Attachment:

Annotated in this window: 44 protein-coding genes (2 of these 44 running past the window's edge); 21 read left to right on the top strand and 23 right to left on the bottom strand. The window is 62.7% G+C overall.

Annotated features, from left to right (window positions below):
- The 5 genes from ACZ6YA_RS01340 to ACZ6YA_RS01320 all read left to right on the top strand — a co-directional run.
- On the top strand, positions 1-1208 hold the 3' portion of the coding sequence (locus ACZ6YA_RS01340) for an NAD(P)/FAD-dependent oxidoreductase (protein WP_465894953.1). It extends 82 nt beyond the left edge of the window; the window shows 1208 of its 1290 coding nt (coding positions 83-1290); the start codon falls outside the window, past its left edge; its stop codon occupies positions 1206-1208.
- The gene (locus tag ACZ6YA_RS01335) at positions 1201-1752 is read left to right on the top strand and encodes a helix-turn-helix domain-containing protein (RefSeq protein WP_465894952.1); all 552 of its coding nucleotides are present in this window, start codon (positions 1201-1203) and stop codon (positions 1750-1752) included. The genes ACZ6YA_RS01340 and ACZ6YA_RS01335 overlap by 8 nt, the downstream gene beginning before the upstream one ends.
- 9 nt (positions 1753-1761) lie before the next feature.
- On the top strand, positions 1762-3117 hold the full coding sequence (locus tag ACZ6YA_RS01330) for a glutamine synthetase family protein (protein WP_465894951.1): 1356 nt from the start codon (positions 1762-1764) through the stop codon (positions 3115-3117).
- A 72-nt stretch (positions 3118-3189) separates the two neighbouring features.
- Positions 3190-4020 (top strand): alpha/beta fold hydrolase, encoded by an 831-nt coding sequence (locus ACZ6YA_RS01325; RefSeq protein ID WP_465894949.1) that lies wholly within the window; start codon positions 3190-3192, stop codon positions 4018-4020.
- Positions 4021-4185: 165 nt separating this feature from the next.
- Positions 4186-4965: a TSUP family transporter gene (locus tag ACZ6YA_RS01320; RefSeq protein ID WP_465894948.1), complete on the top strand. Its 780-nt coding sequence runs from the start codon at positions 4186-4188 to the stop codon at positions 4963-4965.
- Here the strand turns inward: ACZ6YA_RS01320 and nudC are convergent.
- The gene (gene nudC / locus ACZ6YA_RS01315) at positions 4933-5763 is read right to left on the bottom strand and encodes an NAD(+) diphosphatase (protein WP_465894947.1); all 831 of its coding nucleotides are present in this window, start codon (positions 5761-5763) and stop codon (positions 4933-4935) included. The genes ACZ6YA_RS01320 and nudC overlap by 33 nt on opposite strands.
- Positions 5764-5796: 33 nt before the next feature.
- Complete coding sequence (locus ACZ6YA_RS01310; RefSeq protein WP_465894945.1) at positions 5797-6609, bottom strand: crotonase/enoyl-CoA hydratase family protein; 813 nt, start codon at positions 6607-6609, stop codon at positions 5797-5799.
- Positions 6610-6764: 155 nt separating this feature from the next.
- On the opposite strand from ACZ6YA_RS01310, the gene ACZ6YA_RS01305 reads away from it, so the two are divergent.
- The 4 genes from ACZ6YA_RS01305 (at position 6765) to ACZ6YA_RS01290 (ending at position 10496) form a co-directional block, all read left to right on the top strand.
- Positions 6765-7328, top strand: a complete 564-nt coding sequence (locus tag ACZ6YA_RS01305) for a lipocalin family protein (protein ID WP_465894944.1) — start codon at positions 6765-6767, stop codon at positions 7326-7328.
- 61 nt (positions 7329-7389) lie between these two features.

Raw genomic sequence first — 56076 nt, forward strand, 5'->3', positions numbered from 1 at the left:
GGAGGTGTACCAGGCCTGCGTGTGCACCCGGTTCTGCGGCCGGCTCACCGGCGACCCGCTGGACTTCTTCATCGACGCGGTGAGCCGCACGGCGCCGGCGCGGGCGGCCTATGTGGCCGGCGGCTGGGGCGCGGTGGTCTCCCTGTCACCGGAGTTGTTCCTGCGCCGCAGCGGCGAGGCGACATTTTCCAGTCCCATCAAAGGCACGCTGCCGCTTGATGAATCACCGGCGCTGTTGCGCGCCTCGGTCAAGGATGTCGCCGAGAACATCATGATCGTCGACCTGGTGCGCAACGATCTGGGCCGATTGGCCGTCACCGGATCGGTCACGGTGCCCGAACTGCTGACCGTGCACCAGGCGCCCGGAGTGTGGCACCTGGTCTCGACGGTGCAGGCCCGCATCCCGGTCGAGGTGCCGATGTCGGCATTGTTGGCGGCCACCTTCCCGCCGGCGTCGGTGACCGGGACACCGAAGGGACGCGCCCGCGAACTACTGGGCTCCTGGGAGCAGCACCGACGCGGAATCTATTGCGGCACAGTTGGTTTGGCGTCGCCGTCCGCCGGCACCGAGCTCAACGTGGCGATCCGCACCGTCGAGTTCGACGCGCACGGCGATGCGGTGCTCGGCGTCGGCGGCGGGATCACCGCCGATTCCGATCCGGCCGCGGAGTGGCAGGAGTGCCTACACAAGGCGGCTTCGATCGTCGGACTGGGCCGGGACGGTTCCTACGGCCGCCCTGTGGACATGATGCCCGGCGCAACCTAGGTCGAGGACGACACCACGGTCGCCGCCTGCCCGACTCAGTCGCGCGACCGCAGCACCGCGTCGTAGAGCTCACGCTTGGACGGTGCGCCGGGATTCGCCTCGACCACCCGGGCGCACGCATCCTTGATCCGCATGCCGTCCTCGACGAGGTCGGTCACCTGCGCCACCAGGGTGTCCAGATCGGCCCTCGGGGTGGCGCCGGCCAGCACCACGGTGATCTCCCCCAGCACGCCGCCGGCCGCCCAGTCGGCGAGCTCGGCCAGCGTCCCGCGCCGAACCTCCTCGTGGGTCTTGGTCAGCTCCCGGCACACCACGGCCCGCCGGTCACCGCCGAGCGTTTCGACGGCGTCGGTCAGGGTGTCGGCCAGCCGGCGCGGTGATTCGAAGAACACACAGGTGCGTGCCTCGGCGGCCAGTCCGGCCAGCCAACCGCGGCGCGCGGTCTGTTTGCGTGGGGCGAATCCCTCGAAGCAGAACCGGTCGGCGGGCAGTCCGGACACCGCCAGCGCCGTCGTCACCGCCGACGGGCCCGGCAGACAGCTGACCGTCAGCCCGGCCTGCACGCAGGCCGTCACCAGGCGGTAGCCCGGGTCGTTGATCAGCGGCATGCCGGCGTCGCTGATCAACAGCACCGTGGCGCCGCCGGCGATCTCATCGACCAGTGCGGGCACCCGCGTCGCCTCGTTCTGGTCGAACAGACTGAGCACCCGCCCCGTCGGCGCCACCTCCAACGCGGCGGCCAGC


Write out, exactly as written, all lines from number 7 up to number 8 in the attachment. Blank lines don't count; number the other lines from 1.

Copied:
- On the top strand, positions 1762-3117 hold the full coding sequence (locus tag ACZ6YA_RS01330) for a glutamine synthetase family protein (protein WP_465894951.1): 1356 nt from the start codon (positions 1762-1764) through the stop codon (positions 3115-3117).
- A 72-nt stretch (positions 3118-3189) separates the two neighbouring features.